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fix language; update refs

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1 parent bdced56 commit 1dcc1afc4968a23c8a40a5563aa153d6bfe225fe @olav committed Jun 8, 2011
Showing with 4 additions and 4 deletions.
  1. BIN paper/dist/paper.pdf
  2. +2 −2 paper/src/adaptive.recommenders.tex
  3. +2 −2 paper/src/introduction.tex
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@@ -87,7 +87,7 @@ \section{Adaptive Recommenders}
based on a generalized combination found by minimizing some error across all users.
With adaptive recommenders, the $Adapters$ are themselves user modeling methods.
-However, instead of modeling users, we wish to model the behavior of recommender systems.
+Instead of modeling users, we wish to model the behavior of recommender systems.
More specifically, we wish to model the \emph{accuracy} of the recommender systems.
Methods in this second layer are used to predict how accurate each of their corresponding basic recommenders will be.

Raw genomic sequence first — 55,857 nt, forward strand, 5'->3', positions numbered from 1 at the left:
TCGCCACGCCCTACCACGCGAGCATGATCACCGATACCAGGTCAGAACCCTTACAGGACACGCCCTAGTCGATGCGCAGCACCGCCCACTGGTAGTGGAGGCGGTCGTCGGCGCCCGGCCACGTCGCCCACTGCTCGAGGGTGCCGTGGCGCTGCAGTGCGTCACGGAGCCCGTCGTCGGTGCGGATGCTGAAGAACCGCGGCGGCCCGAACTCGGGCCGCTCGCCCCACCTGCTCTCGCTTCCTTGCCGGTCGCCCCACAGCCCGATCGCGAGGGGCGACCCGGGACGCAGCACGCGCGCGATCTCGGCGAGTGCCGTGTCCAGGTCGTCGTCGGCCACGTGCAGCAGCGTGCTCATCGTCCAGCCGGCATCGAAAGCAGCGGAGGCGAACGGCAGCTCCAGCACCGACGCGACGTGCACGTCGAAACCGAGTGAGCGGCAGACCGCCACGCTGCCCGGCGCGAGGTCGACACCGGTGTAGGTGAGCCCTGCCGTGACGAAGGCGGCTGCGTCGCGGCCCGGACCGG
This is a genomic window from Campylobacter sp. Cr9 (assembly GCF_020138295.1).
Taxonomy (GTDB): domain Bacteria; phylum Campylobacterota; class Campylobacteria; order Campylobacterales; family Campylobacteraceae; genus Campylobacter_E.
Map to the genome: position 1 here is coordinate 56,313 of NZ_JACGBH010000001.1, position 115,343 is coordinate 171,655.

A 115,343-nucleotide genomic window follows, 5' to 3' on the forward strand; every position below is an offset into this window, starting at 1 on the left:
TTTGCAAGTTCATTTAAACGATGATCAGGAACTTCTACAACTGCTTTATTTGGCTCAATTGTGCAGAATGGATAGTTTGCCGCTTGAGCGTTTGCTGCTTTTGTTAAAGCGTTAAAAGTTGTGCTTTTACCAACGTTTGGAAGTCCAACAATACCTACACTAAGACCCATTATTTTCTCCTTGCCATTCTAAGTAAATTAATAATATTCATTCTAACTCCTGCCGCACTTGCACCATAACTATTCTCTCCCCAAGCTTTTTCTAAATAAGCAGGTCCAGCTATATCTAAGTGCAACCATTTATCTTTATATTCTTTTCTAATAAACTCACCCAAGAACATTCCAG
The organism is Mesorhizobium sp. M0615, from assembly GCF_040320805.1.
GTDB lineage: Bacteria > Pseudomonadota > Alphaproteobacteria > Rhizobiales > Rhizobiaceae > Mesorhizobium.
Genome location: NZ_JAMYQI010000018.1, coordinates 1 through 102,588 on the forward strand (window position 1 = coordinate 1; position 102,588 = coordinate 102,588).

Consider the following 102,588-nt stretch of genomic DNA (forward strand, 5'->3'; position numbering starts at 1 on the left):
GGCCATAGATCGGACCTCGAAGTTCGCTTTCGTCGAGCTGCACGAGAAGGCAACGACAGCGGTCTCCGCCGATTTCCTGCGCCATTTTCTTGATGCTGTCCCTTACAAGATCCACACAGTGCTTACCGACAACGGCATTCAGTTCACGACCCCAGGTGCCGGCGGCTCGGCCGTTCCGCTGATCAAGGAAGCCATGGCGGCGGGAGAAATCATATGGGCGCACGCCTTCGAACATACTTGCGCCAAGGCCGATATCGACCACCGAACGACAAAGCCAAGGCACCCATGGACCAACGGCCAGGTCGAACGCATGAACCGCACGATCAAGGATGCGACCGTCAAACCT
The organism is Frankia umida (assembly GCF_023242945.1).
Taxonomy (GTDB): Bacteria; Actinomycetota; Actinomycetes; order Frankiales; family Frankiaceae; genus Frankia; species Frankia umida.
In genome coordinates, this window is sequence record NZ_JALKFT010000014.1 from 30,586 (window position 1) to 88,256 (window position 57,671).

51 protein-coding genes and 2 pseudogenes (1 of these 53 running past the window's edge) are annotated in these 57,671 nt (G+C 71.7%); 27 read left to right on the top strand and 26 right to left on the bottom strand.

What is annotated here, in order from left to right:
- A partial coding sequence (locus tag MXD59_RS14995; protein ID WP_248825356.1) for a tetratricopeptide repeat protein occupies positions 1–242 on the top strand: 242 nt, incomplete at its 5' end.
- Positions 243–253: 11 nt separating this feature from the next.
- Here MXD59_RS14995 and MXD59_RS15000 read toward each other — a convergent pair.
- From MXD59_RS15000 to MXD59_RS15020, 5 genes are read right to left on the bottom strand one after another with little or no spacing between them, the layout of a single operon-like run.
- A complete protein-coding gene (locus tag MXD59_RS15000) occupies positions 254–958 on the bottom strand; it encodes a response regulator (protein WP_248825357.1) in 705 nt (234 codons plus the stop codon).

It is these methods that will allow us to do adaptive aggregation based on the current user and item.
@@ -101,7 +101,7 @@ \subsection{Adaptive Aggregation}
To perform adaptive aggregation, we need the $Adapters$ to be actual recommender systems.
The simplest generalized way of prediction aggregation is to take the average of all predictions made
by the different methods (e.g. \cite[p.3]{Aslam2001}).
-However, many aggregators attempt to weigh each method differently (e.g. \cite{Claypool1999}):
+Many aggregators attempt to weigh each method differently (e.g. \cite{Claypool1999}):
\begin{eqnarray*}
\hat{r}_{u,i} = \sum_{m \in M} w_{m} \times p(m,u,i).
@@ -9,7 +9,7 @@ \section{Introduction}
Our ability to make properly informed decisions is often the first thing to go
\cite[p.1]{Davenport2001}.
-However, while people struggle with excessive information,
+While people struggle with excessive information,
many algorithms in the field of artificial intelligence
can increase their performance by accessing more information.
\cite{Halevy2009} calls this the ``unreasonable effectiveness of data''.
@@ -42,7 +42,7 @@ \section{Introduction}
If we can accurately predict how each user will react to each item,
we will have come a long way towards solving information overload.
-However, despite their apparent power, recommender systems are often confined
+Despite their apparent power, recommender systems are often confined
to simple tasks like creating small lists of recommended items
or computing similar items to the ones being considered.
Common examples are lists of recommended items based on the one being viewed,

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